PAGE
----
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Tuesday, 09 March 2021
A MAN who broke his ankle on a walk wants to find the people who helped him to say thank-you.
Philip Stott was enjoying a stroll in Remenham last month when he slipped on a wet slope and twisted his right ankle so he was unable to walk.
He was helped by an older couple and their adult son and three other men who carried him back to his car and covered him in blankets and foil to help him recover from shock.
They then helped him into a car so that his wife, Annie, could drive him to Royal Berkshire Hospital in Reading, where he had surgery.
Mr Stott, 50, has been recovering at home in Sedgewell Road, Sonning Common, and asked the Henley Standard to help him find his rescuers so he can thank them.
He said: “If those people hadn’t helped me I would have been stuck. What an amazing community where there’s such lovely people.”
The incident happened at about 1pm on December 27 as Mr Stott was walking with one of the family dogs, Bear.
He and his wife and their two children, Imogen, 11, and Tom, eight, had decided to go on a walk at Greys Court but it was too wet.
Mr Stott, who used to play for Henley Rugby Club’s Vultures team, explained: “Greys Court was waterlogged but we were in two cars so I said I’d carry on alone to Henley so our younger dog, Bear, could still get his walk and our older dog, Tilly, could go home.
“I parked up and started my walk up through the hills in Remenham on my way to the Flower Pot.
“It was after the first couple of hills that I slipped in a field which had a slope. I knew my ankle was broken straight away as the pain was hideous. The shock wave went up the fibula and broke it too.
“I’ve broken my ankle before playing rugby but this time it hurt more.” He had his mobile phone with him and called his wife before calling for an ambulance. Then help arrived.
Mr Stott said: “The older couple asked if I wanted their son to go and find my wife and bring her to us while they stayed with me. We were sitting in the field and lots of people were asking if I was okay.”
After 45 minutes of waiting for an ambulance, two men stopped and advised Mr Stott to call again, which he did but was told he was in a queue.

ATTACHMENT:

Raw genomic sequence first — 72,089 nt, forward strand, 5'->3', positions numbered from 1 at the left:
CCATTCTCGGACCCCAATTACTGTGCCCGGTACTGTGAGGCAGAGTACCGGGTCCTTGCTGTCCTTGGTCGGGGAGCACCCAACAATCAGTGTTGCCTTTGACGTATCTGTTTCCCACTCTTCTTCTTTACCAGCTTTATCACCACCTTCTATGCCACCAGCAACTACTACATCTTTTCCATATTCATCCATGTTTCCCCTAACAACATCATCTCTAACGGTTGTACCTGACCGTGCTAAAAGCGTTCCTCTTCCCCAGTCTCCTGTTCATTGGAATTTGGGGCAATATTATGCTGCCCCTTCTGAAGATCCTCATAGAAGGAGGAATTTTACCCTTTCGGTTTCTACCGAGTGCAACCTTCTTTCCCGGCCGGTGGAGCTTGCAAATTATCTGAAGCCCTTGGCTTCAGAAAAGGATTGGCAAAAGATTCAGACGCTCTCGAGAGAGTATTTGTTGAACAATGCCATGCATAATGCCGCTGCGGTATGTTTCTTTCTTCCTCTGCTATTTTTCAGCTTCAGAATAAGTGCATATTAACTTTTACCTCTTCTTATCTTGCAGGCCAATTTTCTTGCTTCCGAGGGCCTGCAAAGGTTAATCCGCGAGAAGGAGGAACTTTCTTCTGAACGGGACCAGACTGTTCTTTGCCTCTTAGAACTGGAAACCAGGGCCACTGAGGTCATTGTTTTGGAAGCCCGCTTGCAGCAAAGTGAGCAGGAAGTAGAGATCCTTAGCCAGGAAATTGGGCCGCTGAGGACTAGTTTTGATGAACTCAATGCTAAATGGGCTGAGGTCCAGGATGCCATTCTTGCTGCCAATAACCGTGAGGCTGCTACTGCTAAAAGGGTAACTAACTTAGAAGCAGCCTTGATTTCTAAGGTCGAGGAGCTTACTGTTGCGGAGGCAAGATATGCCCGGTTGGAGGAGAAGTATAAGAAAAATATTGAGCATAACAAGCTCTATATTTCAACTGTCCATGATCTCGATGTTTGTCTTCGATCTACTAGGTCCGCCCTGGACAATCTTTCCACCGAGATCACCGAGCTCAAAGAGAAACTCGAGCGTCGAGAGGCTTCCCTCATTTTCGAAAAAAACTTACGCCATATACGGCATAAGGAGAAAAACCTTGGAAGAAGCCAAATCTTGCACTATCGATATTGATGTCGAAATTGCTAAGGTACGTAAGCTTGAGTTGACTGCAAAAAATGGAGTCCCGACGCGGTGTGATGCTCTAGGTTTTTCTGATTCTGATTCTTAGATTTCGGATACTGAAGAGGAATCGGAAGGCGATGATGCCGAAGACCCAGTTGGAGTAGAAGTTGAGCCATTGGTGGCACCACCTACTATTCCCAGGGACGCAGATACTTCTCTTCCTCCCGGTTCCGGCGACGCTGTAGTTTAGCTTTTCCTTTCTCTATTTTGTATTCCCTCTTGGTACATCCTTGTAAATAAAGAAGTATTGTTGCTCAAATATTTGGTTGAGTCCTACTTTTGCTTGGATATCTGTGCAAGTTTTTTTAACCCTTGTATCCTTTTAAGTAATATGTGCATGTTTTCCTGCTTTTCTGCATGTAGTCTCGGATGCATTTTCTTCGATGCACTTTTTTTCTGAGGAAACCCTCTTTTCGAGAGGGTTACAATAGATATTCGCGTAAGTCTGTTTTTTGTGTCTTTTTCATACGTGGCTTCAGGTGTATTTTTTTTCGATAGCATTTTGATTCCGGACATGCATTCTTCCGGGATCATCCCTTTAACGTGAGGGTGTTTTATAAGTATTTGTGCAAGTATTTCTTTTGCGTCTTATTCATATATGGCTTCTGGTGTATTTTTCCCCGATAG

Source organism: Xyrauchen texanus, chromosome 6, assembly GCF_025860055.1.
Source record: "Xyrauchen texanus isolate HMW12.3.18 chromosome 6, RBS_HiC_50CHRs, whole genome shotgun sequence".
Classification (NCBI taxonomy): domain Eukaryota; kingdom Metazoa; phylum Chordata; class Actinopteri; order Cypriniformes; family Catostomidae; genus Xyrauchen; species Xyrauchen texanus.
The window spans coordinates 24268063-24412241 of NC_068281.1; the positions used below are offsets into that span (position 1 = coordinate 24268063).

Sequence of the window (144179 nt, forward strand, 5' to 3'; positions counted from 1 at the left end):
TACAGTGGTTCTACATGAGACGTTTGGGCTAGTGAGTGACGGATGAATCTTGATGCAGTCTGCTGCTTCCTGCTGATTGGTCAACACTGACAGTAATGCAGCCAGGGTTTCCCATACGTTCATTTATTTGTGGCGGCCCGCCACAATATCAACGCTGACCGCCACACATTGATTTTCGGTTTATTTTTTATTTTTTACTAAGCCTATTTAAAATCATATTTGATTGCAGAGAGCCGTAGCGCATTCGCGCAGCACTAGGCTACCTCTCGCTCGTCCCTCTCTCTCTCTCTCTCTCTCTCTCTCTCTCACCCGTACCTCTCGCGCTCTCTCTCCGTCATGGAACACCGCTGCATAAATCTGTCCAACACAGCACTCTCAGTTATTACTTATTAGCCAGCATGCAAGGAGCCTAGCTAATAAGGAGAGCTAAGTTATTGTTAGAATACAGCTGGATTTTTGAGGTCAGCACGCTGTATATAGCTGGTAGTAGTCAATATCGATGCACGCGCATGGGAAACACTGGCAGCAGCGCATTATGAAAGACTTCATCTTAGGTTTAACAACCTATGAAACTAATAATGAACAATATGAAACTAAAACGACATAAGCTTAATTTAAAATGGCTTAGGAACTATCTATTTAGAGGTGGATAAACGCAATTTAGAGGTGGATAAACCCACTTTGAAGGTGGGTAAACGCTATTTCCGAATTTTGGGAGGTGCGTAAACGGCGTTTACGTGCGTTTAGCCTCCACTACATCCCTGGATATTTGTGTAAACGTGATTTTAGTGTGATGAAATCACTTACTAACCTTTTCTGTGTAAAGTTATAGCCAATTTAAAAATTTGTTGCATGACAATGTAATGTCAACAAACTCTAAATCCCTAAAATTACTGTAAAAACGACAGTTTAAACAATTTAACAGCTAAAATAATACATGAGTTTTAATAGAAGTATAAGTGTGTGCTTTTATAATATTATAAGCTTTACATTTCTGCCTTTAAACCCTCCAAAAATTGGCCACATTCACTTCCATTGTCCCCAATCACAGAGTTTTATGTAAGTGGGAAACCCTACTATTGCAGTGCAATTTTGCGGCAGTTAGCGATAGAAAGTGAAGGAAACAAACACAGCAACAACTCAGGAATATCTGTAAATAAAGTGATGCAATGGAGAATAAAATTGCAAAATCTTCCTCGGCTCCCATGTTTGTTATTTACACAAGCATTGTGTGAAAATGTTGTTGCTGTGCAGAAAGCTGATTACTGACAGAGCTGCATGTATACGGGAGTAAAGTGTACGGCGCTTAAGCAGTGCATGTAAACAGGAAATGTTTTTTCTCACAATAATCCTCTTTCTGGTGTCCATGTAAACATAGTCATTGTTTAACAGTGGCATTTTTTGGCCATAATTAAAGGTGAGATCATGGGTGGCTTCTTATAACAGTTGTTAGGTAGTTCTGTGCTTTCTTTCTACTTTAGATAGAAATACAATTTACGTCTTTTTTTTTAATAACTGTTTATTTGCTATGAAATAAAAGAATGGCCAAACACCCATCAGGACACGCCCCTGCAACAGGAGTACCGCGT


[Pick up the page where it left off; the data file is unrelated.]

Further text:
He said: “A man called Tony and another called Shane Renders, who coaches at Henley Rugby Club, helped me get out of the field, which took another 45 minutes.
“When we got to Upper Thames Rowing Club, I started to go into shock and another man got out of his car and gave me a foil blanket.
“He sounded as if he knew about the medical side of things and he rang the ambulance service again.”
Mr Stott then learned he was in a queue of 245 people, so the men advised him to go to hospital by car. He said: “They had me laid down because of the pain and the distance we’d come from the fields. They covered me with coats, blankets and hats to help with the shock.
“Some of them helped stop traffic as well and my wife pulled up her car and put the seats down and the men helped me in. We have a dog crate in there so they lifted it up and helped me get in — I was just lying under this crate!”
Mrs Stott drove him to the hospital where he was given painkillers and his leg was X-rayed before being put in plaster. He was operated on the next day and able to leave after two nights.
Mr Stott said: “My wife was really worried as she wasn’t allowed in the hospital with me because of covid.”
He was given crutches and has to wear a special boot to protect his ankle. Mr Stott said: “The surgeons said I will return to absolute normality within 12 weeks. I’m hoping to get back into boot camp, walking and playing sports, as soon as I can.
“One thing I will be investing in is walking sticks — if I had those Nordic walking poles it would give me support I need, especially if the weather is cold and wet.”
Mr Stott, who is a real estate investment manager, will make a donation to NHS charities.
He has managed to speak to Mr Renders since the incident but wants to track down the other people who helped.
He said: “They stopped and said, ‘That’s a guy who needs help’ — it was astonishing.
“Henley has these types of people who give up their time to selflessly help others, especially during the pandemic.”
If you were one of the helpers,
or know someone who was, call
the Henley Standard on (01491) 419444 or email email@example.com
22 January 2021
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